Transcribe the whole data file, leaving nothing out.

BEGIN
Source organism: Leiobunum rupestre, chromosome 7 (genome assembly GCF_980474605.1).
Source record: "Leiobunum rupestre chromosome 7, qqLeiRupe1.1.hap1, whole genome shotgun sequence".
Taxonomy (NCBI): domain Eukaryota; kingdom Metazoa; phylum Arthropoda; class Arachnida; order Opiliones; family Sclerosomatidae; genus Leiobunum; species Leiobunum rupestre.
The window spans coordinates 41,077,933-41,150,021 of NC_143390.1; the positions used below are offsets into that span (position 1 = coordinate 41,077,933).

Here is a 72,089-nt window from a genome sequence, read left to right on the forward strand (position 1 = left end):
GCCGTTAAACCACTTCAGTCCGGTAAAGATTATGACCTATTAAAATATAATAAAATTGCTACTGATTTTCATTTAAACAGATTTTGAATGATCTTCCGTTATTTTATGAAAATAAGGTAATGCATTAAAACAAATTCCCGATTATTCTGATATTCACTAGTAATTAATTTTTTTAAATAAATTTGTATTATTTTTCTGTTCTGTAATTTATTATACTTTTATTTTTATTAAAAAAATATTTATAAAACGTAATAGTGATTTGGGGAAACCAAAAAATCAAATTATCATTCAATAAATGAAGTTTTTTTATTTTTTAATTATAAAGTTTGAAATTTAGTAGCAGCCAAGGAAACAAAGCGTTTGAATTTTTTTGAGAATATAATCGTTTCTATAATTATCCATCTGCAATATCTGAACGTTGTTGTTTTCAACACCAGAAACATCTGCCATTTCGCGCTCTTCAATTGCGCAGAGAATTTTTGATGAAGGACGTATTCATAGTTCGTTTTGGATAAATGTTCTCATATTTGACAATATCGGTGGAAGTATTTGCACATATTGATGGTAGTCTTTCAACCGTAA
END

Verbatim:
Source organism: Leiobunum rupestre, chromosome 7 (genome assembly GCF_980474605.1).
Source record: "Leiobunum rupestre chromosome 7, qqLeiRupe1.1.hap1, whole genome shotgun sequence".
Taxonomy (NCBI): domain Eukaryota; kingdom Metazoa; phylum Arthropoda; class Arachnida; order Opiliones; family Sclerosomatidae; genus Leiobunum; species Leiobunum rupestre.
The window spans coordinates 41,077,933-41,150,021 of NC_143390.1; the positions used below are offsets into that span (position 1 = coordinate 41,077,933).

Here is a 72,089-nt window from a genome sequence, read left to right on the forward strand (position 1 = left end):
GCCGTTAAACCACTTCAGTCCGGTAAAGATTATGACCTATTAAAATATAATAAAATTGCTACTGATTTTCATTTAAACAGATTTTGAATGATCTTCCGTTATTTTATGAAAATAAGGTAATGCATTAAAACAAATTCCCGATTATTCTGATATTCACTAGTAATTAATTTTTTTAAATAAATTTGTATTATTTTTCTGTTCTGTAATTTATTATACTTTTATTTTTATTAAAAAAATATTTATAAAACGTAATAGTGATTTGGGGAAACCAAAAAATCAAATTATCATTCAATAAATGAAGTTTTTTTATTTTTTAATTATAAAGTTTGAAATTTAGTAGCAGCCAAGGAAACAAAGCGTTTGAATTTTTTTGAGAATATAATCGTTTCTATAATTATCCATCTGCAATATCTGAACGTTGTTGTTTTCAACACCAGAAACATCTGCCATTTCGCGCTCTTCAATTGCGCAGAGAATTTTTGATGAAGGACGTATTCATAGTTCGTTTTGGATAAATGTTCTCATATTTGACAATATCGGTGGAAGTATTTGCACATATTGATGGTAGTCTTTCAACCGTAA